Engineered systems are coupled networks of interacting sub-systems, whose dynamics are constrained to requirements of robustness and flexibility. They have evolved by design to optimize function in a changing environment and maintain responses within ranges. Analysis, synthesis, and design of complex supply chains aim to identify and explore the laws governing optimally integrated systems. Optimality expresses balance between conflicting objectives while resiliency results from dynamic interactions among elements. Our increasing understanding of life's multi-scale architecture suggests that living systems share similar characteristics with much to be learned about biological complexity from engineered systems. If health reflects a dynamically stable integration of molecules, cell, tissues, and organs; disease indicates displacement compensated for and corrected by activation and combination of feedback mechanisms through interconnected networks. In this article, we draw analogies between concepts in systems engineering and conceptual models of health and disease; establish connections between these concepts and physiologic modeling; and describe how these mirror onto the physiological counterparts of engineered systems.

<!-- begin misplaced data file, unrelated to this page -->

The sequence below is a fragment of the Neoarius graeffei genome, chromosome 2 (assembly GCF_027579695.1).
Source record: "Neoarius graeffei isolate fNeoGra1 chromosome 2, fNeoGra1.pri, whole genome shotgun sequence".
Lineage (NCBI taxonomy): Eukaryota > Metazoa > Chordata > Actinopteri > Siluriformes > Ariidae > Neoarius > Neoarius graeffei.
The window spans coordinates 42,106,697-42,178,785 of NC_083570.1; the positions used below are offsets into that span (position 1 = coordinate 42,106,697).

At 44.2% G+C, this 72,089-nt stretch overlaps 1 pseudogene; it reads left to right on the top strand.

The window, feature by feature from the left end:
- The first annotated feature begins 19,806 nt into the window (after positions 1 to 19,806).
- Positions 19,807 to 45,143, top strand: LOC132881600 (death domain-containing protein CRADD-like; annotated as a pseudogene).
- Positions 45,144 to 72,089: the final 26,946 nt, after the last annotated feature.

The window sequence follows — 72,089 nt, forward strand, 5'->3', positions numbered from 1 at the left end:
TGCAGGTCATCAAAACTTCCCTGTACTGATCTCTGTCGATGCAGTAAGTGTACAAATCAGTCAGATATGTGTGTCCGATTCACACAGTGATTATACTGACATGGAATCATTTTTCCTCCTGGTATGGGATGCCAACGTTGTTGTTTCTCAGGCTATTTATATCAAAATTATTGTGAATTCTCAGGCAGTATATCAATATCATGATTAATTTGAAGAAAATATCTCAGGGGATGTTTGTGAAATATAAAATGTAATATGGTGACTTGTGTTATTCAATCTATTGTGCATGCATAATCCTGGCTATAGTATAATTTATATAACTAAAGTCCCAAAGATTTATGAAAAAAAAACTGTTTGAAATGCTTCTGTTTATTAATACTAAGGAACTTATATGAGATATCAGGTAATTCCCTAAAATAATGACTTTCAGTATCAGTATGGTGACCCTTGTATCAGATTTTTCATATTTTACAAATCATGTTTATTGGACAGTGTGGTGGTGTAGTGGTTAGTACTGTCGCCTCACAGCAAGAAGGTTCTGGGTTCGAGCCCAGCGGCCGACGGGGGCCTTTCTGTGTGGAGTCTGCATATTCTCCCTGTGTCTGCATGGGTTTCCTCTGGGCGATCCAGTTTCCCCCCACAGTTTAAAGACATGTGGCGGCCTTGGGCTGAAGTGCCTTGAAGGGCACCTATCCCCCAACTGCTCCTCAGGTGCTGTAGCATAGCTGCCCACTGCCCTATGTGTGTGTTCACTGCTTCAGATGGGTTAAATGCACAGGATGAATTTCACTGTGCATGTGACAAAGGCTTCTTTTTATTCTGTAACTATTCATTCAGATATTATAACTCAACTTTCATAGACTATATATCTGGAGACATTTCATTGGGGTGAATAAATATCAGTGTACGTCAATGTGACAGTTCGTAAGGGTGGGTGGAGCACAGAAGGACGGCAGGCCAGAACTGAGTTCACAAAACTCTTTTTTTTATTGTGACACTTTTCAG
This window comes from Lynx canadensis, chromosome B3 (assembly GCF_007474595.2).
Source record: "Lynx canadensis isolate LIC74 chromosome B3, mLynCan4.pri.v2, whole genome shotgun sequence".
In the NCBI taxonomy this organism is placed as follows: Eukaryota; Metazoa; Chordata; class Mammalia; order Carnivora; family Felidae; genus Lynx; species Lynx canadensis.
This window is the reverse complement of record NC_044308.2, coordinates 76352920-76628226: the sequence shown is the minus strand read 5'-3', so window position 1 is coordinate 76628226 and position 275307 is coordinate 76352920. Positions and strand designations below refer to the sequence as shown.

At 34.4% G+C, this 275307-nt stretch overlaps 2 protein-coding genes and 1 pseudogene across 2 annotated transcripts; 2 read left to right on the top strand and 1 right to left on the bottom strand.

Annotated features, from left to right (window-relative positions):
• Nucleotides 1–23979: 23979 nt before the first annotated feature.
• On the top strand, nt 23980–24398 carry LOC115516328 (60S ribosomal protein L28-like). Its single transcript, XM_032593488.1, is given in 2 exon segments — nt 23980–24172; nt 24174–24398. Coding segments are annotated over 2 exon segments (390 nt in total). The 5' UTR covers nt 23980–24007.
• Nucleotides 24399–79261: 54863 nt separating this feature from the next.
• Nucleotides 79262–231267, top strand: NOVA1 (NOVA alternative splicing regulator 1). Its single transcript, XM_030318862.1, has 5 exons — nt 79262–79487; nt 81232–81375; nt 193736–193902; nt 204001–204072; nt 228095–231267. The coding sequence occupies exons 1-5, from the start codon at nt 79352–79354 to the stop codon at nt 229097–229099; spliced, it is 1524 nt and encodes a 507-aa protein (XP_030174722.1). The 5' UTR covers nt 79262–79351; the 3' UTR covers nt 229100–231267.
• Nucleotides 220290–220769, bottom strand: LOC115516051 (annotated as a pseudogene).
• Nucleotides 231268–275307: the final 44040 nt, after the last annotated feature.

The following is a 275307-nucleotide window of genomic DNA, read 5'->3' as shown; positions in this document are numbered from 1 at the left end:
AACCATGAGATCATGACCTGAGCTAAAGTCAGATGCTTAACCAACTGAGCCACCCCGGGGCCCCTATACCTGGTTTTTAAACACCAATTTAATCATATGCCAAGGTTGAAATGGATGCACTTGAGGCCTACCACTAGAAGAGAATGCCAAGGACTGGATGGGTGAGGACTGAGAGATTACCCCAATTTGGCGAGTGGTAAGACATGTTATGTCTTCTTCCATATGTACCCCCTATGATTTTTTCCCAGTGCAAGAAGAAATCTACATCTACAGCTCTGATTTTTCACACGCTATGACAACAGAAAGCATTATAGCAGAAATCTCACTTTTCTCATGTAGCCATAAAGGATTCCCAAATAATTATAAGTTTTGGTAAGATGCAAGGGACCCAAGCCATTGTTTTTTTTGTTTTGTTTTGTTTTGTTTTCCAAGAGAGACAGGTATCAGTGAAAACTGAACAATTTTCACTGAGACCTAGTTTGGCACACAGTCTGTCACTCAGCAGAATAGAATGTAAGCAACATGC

Keywords: humans; inflammation; systems biology; systems engineering; trauma.